N.B. This post was migrated from oli-hall.github.io to oli-hall.com on 18/04/2019
Spark unit testing sucks. After battling slow and inefficient tests for a long time, I finally decided to sit down and research the issue. Well, it turns out that there really isn't a clean solution. The current best practice is to instantiate a single Spark Context instance globally in your test suite, then use that for all your tests. I have to say, I'm not the biggest fan of this.
Why is this a bad idea? Spark Contexts are slow to instantiate, and rather heavy resource-wise. For processing thousands of rows, sure. For processing a couple of test data rows, it's way over the top. Anything which slows down a unit test suite is generally a bad thing, and Spark Contexts are pretty slow. Also, having a single instance of the Spark Context means that your Spark tests are now single threaded, which eliminates a bunch of the benefits that come with a properly parallelised unit test framework. Finally, for processing just a few rows, Spark is really slow. Whilst it may be extremely quick at processing thousands or millions of rows, processing just a handful of rows can take up to 30 seconds just to perform a simple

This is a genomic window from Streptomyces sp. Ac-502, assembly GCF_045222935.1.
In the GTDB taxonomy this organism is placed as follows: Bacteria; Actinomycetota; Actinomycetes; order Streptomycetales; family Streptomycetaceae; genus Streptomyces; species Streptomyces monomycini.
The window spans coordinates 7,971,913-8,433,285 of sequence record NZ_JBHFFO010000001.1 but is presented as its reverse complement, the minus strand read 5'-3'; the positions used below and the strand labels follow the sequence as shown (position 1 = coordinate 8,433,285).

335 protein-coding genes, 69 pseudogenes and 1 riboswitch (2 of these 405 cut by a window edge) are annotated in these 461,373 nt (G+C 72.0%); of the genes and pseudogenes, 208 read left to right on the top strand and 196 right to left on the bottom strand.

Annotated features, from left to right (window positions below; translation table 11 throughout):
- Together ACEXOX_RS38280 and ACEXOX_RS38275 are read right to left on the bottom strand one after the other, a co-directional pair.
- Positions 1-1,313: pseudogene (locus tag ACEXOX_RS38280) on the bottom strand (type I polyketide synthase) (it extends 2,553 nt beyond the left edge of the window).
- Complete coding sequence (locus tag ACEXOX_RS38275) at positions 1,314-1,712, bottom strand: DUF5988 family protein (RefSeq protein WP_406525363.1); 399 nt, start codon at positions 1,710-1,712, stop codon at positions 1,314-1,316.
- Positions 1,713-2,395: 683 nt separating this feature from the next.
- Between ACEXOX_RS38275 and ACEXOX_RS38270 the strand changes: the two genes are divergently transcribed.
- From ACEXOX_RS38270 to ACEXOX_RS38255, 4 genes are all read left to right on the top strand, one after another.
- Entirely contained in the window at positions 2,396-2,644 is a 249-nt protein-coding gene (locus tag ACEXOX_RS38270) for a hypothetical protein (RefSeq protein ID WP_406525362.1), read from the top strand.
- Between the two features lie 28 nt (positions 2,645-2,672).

map. This is not acceptable.
So, what's the solution? I decided to start from first principles, and mock out the SparkContext and RDD classes in Python, performing all the operations with vanilla python built-in functions. This proved to be vastly faster than using Spark for tests, which means that not only does our existing Spark test suite run way faster, but there's now a sensible mechanism to perform much more granular tests of Spark logic. Previously, with the slowness involved, there was little reason to test at any level other than pipeline level.
It's available here, in an early form, so please go ahead and test it out! It's worth noting that for now, only RDD operations are supported. There's a minimal DataFrame implementation, but most logic has not yet been fleshed out - DataFrames are kinda complex, and implementing them neatly in Python is proving tricky. If anyone has any suggestions, I'm all ears!